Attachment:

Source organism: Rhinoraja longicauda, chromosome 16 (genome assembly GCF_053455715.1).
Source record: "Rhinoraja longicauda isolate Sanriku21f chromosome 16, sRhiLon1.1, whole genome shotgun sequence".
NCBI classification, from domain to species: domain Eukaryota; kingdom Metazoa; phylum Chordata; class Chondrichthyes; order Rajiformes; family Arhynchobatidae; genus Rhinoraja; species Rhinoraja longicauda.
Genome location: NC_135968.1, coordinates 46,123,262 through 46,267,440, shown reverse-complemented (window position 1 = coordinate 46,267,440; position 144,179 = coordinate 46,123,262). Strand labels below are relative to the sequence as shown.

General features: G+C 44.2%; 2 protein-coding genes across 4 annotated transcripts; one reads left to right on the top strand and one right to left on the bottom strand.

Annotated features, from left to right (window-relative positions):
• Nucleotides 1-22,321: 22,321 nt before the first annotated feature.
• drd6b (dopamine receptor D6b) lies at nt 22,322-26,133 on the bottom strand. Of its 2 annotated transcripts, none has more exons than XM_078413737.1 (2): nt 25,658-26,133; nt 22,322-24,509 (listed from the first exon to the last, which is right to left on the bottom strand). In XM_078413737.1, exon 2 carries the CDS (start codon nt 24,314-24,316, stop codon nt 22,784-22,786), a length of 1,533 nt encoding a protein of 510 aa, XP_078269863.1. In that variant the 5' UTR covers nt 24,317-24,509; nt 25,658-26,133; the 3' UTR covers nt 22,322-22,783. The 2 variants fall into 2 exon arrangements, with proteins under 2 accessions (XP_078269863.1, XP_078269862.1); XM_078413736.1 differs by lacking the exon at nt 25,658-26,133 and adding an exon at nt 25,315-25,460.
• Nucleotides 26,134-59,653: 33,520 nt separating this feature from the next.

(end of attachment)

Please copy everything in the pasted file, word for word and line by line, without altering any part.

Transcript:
Source organism: Rhinoraja longicauda, chromosome 16 (genome assembly GCF_053455715.1).
Source record: "Rhinoraja longicauda isolate Sanriku21f chromosome 16, sRhiLon1.1, whole genome shotgun sequence".
NCBI classification, from domain to species: domain Eukaryota; kingdom Metazoa; phylum Chordata; class Chondrichthyes; order Rajiformes; family Arhynchobatidae; genus Rhinoraja; species Rhinoraja longicauda.
Genome location: NC_135968.1, coordinates 46,123,262 through 46,267,440, shown reverse-complemented (window position 1 = coordinate 46,267,440; position 144,179 = coordinate 46,123,262). Strand labels below are relative to the sequence as shown.

General features: G+C 44.2%; 2 protein-coding genes across 4 annotated transcripts; one reads left to right on the top strand and one right to left on the bottom strand.

Annotated features, from left to right (window-relative positions):
• Nucleotides 1-22,321: 22,321 nt before the first annotated feature.
• drd6b (dopamine receptor D6b) lies at nt 22,322-26,133 on the bottom strand. Of its 2 annotated transcripts, none has more exons than XM_078413737.1 (2): nt 25,658-26,133; nt 22,322-24,509 (listed from the first exon to the last, which is right to left on the bottom strand). In XM_078413737.1, exon 2 carries the CDS (start codon nt 24,314-24,316, stop codon nt 22,784-22,786), a length of 1,533 nt encoding a protein of 510 aa, XP_078269863.1. In that variant the 5' UTR covers nt 24,317-24,509; nt 25,658-26,133; the 3' UTR covers nt 22,322-22,783. The 2 variants fall into 2 exon arrangements, with proteins under 2 accessions (XP_078269863.1, XP_078269862.1); XM_078413736.1 differs by lacking the exon at nt 25,658-26,133 and adding an exon at nt 25,315-25,460.
• Nucleotides 26,134-59,653: 33,520 nt separating this feature from the next.